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1] Stall or corral
3] Target -- small orange cones sold in sporting goods departments work very well. Also useful is a shampoo bottle glued to a 3 ft. piece of pvc pipe. Bucket lids or small plastic items that the horse can see easily and can't get hurt on are good targets.
4] Clicker -- a clicker on a stretchy wristband is very convenient.
5] Fanny pack or something similar to hold motivators.
6] Paycheck -- grain, small alfalfa pellets, bits of apple, carrot coins, breakfast food, peppermints and horse treats are some of the motivators you may use.
7] Feed pan or bucket -- optional to drop food in if you are not comfortable hand feeding the horse or if the horse is not comfortable being close to you.
Practicing in front of a mirror is helpful before starting with a horse. This will help get your target, click and treat timing sequence down before you also have to deal with a horse. I put my clicker on my right wrist and hold the target with my left hand. I also have my fanny pack on my left side. Hold the target in front of you, pretend the horse touched it with his nose and click at that instant. Remove the target, get your treat and feed it to your imaginary horse with your hand held way away from your body. Practice this sequence until it becomes automatic. This will make it much easier when you start with a horse.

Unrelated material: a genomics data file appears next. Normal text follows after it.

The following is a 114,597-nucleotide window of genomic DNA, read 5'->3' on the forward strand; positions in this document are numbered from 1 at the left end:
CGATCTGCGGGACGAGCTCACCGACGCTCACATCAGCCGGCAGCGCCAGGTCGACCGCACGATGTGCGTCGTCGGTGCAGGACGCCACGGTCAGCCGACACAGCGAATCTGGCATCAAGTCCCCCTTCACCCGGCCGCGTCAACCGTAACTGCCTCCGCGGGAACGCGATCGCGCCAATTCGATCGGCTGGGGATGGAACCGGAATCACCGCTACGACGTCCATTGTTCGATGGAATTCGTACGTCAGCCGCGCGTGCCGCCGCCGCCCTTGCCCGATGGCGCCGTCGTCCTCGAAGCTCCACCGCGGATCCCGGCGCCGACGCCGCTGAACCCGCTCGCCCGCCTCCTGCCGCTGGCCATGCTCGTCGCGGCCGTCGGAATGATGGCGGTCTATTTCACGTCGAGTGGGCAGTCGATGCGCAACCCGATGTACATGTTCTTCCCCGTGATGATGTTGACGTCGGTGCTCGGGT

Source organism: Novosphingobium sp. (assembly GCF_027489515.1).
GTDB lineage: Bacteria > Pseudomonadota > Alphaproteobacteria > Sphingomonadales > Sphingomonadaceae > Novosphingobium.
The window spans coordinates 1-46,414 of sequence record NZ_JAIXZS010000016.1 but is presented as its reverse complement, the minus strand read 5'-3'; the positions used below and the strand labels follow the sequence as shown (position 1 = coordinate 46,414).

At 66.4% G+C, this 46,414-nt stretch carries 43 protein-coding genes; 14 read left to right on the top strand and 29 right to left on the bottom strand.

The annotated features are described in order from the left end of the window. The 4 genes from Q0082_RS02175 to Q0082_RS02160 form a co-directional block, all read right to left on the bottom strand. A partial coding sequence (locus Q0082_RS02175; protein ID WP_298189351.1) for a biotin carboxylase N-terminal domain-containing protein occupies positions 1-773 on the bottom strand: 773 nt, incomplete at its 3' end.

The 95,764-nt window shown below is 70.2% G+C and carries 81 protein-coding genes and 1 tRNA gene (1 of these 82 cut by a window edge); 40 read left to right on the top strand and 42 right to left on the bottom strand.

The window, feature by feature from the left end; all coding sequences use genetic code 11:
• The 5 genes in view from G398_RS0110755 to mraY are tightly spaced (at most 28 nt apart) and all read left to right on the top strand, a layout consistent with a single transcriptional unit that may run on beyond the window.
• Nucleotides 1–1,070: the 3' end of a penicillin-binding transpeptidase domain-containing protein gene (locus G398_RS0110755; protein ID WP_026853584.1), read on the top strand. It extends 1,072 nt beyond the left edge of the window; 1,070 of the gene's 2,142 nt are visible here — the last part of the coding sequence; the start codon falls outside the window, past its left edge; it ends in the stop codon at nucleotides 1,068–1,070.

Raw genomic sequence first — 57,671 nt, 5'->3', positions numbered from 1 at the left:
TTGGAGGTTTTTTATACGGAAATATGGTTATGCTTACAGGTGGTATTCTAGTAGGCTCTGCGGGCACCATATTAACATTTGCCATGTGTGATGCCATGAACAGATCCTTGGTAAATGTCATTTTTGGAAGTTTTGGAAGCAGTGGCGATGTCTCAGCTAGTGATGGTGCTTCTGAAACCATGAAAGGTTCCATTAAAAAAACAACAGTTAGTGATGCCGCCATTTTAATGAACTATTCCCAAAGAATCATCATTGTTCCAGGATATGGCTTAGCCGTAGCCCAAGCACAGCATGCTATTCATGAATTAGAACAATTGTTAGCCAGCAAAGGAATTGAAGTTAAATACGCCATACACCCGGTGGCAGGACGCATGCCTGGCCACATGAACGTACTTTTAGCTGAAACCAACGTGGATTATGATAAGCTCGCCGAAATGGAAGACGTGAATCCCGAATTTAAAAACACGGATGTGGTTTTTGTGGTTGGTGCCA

Targeting is generally the first step in clicker training horses. If the horse is one you can't get near or is very fearful you may start with chucking food. If he is afraid of the clicker noise you can muffle it against your body or in your pocket. Or have someone else stand a distance away and click and you feed the horse a very small amount immediately after the click. Horses work very cheaply -- a carrot coin or a couple of pieces of grain is plenty. If you are woking with a wild one, click, drop grain or alfalfa into his feeder and back off to where the horse is comfortable enough to come to the feeder and eat. It helps if he is slightly hungry. Very slowly decrease the distance you back off until the horse is comfortable eating with you close to the feeder. With a very frightened horse this may take a week or more, but he will make progress as long as you do VERY SMALL steps.
© 2001 Karen Parker